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Thursday, August 12, 2010

Restoration 101 The Idiots Guide to Restoring your Manuscript part Two

Just to recap my last post, we discussed the fundamentals of restoring a manuscript, like a camera we zoomed way to discuss the basics of plot and characters. Today we’re going to zoom in and focus a little more on Character GMC and your chapter structure.


When I first started this manuscript years ago, I had a decent plot but it fell apart somewhere in the middle. And to be quite honest I bull-sh**** my way through the middle to get to the action. So I knew I would have to re-write the entire middle section of my story. But before I could do this, I would have to revisit my GMC. For those of you who’re unfamiliar with the term GMC means goal, motivation, and conflict. So how does that tie into revisions? Easy, if your characters goals aren’t strong enough to carry you through to the end, then you need to strengthen them, change them, or do a complete overhaul. Not fun.

Sometimes all it takes is a change in their situation, which is the course I took. I striped out two of my middle chapters, tossed them away and started over giving my character a new goal. And tada! That one little change in character was enough to carry through the rest of the manuscript.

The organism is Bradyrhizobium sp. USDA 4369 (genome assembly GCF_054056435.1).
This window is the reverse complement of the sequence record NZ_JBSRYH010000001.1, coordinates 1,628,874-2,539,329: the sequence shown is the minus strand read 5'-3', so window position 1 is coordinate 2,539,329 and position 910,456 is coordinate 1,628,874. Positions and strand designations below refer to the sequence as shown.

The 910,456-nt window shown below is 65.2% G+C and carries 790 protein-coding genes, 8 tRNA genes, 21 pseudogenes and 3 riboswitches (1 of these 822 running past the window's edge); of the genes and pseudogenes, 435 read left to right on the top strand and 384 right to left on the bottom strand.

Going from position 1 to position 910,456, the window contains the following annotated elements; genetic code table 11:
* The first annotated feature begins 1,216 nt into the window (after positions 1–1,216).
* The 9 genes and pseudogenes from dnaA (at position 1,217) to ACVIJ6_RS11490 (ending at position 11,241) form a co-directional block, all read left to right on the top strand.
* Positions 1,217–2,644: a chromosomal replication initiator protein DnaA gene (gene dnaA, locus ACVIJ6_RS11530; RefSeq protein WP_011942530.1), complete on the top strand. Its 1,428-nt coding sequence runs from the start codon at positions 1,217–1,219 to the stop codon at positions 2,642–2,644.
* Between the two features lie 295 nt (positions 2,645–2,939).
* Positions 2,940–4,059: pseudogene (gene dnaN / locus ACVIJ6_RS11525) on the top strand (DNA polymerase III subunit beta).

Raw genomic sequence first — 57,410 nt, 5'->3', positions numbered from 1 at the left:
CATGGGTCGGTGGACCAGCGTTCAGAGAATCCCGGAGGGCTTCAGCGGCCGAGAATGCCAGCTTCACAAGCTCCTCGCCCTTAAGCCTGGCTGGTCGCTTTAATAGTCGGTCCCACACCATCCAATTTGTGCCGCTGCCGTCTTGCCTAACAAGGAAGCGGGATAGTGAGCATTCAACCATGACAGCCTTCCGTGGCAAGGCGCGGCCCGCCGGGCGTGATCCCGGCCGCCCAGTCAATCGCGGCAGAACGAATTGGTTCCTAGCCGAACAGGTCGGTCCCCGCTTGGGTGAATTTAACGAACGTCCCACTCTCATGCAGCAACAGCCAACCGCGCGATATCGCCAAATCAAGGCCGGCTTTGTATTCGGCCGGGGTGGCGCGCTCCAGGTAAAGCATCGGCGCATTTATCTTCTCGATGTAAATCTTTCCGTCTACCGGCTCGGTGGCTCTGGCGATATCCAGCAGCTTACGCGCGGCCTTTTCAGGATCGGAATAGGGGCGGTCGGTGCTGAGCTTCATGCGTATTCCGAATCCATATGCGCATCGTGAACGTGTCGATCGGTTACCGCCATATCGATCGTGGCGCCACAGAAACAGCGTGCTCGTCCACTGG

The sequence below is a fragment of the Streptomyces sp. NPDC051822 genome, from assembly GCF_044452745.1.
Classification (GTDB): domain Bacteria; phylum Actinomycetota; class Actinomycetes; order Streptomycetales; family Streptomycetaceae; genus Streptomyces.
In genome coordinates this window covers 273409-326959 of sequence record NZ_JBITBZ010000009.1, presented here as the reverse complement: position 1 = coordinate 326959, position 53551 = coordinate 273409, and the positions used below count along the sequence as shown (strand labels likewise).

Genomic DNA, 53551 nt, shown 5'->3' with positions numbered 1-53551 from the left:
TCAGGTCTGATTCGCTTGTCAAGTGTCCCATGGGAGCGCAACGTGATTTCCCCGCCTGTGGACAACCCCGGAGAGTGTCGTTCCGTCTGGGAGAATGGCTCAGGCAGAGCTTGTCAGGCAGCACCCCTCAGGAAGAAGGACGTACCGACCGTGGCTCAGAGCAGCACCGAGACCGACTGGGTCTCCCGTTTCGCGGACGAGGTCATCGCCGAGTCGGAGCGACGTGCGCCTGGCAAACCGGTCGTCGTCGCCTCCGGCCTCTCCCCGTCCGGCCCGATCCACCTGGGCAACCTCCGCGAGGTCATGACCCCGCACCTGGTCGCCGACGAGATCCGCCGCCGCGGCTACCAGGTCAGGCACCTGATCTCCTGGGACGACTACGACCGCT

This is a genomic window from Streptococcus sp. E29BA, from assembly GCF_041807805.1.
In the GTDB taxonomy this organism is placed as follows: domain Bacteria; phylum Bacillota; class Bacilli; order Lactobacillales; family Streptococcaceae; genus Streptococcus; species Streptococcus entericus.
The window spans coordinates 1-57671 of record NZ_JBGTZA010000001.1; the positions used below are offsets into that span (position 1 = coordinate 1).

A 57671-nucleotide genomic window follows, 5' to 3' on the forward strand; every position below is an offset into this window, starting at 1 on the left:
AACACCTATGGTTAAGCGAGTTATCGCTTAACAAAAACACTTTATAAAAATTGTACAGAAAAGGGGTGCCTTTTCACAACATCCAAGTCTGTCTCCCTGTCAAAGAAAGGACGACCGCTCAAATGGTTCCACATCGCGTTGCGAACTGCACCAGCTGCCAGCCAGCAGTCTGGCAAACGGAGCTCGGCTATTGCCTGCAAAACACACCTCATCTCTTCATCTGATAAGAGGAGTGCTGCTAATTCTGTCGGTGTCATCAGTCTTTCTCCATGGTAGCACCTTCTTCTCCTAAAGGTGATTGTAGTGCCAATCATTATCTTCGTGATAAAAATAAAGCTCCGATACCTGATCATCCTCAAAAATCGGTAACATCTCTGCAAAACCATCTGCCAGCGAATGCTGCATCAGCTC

Now their goal is what they want, their motivation is why they want it. So perhaps a revisit into their past is needed to see why they want this new goal and this usually brings about new conflict. Conflict is good. We like conflict.

If you’re happy with your characters GMC and your middle chapters still sag, my suggestion is to revisit every scene and determine whether you need it or not. Sometimes the best rewrites come from cutting huge sections of your manuscript. Ouch, I know it hurts but sometimes it’s for the best. Every scene must have a purpose, a reason to exist, and move the story forward. But if you’ve written an entire scene for getting said character from point A to point B, then maybe you should rethink your reasons for writing that scene. Sometimes, summarizing time in one or two sentences is all the reader needs to understand the passage of time. Try cutting that scene, make the necessary revisions to the next scene to let the reader know the character is now in a new setting, and see how much tighter your story seems.

Now at this point you need to go through and check each scene, make sure it reveals something to move the plot forward, or reveals something about the characters. But make each scene count. If it doesn’t, cut it.

Strengthening your ending is crucial, you don’t want to hook your reader, drag them through the “saggy middle” and then have the story fall apart at the end. I read a lot of action thrillers from authors like James Rollins, excellent writer btw, and my goal has always been to bring the thrill of that kind of action to historical romance. So I really wanted to beef up my ending. So, another rewrite was in order. I cut the necessary scenes and started over. Breaking the story down into sections helped me see what I needed to do, and get it done quickly versus looking at the manuscript as a whole and going through it from beginning to end. Try it and you’ll find rewriting is easier.